Wednesday, April 08, 2009

Has Obama Congealed "Bush's Divided Country?"

Let's take a look (My emphasis on all articles):

"President Obama "rocketed to fame when he pledged to build a bridge between 'red' and 'blue' America," said Joe Murray in The Philadelphia Bulletin, but a new Pew Research Center poll shows that Obama is in the middle of "the greatest partisan divide in modern history." With Obama's approval rating at 27 percent among Republicans but 88 percent among Democrats, it's clear that the president's "far-reaching agenda" has only polarized the nation.

"This is not a reflection of the president," said Andrew Sullivan in The Atlantic, "but of the opposition. Republicans are historically far more hostile to presidents of the opposite party than the Democrats." Obama has reached out, but the "Fox/Limbaugh/Drudge" crowd is more interested in "near parodic outrage" than real dialogue..." (TheWeek.com)

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"..."For all of his hopes about bipartisanship, Barack Obama has the most polarized early job approval ratings of any president in the past four decades," says the Pew Research Center.

The 61-point partisan gap eclipses George W. Bush's 51-point gap in his first year, and that was after the long recount and simmering charges from Democrats that Bush stole the 2000 election..." (source)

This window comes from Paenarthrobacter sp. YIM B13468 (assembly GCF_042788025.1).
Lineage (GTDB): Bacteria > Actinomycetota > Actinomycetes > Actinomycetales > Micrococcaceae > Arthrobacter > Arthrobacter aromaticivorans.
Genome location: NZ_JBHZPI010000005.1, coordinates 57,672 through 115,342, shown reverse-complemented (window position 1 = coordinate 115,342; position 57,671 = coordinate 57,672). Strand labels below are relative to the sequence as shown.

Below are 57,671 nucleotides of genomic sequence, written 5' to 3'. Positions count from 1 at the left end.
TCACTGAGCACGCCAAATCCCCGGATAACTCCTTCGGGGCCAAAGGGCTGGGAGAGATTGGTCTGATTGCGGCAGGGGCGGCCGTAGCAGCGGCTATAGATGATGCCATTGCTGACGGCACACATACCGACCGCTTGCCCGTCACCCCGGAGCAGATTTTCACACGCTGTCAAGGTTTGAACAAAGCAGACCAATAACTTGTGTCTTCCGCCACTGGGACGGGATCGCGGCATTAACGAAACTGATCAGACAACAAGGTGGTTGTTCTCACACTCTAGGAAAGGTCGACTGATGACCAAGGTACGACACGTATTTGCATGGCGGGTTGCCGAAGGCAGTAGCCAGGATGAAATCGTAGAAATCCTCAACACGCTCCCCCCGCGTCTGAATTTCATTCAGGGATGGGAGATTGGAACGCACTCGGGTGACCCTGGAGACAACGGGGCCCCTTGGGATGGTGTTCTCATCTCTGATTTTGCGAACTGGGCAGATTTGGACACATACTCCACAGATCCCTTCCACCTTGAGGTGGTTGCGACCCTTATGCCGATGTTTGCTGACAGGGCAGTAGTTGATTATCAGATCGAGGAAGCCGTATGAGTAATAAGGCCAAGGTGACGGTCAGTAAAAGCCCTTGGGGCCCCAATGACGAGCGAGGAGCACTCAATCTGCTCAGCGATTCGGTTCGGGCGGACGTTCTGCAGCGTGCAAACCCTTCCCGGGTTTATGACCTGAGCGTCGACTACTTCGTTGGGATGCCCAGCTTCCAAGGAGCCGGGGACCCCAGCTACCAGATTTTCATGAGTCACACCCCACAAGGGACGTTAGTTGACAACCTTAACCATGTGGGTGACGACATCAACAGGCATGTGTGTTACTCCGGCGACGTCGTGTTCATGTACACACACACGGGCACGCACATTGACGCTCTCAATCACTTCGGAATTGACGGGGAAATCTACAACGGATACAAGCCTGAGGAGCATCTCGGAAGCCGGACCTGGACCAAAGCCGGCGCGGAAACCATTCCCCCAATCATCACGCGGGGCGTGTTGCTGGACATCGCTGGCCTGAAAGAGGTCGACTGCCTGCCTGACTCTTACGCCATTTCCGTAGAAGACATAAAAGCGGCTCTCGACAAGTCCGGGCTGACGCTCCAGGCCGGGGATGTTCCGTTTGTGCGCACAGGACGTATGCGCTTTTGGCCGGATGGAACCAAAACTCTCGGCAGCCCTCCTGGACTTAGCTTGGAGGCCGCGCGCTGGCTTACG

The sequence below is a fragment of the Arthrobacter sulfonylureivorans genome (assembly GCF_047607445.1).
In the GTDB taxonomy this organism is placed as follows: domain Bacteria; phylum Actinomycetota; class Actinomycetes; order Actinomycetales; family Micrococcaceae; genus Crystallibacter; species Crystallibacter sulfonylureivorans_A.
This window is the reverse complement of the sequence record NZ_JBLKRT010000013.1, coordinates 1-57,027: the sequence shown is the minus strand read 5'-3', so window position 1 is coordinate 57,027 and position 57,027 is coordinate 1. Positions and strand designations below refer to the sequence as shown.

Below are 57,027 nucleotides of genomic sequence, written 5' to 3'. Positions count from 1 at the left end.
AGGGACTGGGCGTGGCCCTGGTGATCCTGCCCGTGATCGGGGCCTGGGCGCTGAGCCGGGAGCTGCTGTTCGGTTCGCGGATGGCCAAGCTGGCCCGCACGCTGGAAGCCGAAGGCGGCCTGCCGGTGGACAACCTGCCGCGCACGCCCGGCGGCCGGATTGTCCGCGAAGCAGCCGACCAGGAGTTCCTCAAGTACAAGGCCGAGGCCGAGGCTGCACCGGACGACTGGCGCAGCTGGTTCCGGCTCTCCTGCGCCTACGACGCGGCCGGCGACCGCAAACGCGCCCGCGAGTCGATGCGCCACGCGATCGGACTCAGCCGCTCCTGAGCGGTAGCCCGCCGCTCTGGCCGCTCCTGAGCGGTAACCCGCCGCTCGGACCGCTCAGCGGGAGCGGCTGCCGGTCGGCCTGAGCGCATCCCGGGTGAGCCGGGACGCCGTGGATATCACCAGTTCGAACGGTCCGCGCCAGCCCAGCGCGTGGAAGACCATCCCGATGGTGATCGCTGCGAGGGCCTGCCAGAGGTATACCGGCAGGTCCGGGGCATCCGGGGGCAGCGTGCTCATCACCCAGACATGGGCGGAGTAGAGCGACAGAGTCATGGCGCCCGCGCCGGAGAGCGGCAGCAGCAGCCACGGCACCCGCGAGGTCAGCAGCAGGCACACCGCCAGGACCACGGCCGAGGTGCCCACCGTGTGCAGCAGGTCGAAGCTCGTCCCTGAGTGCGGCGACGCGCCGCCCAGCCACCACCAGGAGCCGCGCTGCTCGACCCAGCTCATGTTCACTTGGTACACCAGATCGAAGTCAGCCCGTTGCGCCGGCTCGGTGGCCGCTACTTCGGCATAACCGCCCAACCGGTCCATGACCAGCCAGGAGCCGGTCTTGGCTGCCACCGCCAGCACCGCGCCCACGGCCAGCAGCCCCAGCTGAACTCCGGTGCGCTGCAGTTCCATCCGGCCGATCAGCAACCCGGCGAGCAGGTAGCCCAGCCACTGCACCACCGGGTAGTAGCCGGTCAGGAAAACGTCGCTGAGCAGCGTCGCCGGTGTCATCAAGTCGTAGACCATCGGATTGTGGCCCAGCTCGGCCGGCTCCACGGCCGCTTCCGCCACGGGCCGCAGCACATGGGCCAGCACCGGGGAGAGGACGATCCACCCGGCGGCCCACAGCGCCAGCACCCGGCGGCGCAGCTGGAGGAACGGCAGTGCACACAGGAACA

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And then Gallup feels they need to help explain this for Obama (Seems they may be positioning themselves to leave Gallup and work for the administration):

"...To the extent Republicans are evaluating Obama on the substance of his policies and proposals (particularly his domestic policies) there may be little for them to like, since Obama's policies have largely followed usual Democratic doctrine. Thus, a wide partisan gap is understandable -- even for a president trying to avoid one. But Obama's best efforts at creating a post-partisan presidency are complicated by the ideological hegemony within the congressional party caucuses and the partisan pundits filling the airwaves, print pages, and blogosphere, seeking to convince those who watch, listen, or read of the correctness of their views and the incorrectness of their opponents' views. In such an environment, it is not surprising that George W. Bush's later approval ratings were in single digits among Democrats while he maintained rather healthy ratings among Republicans.

These forces may help to explain the stability in Obama's approval rating among all Americans, as well as the large partisan divide in his public evaluations..." (Gallup)


The Messiah a bigger divider than Bush the Infidel? Say it aint so.

...And speaking of Bush, I wonder if anyone compiled a list of all the negative things Obama said about The United States and the "previous administration" while he was off giving a queen an iPod...

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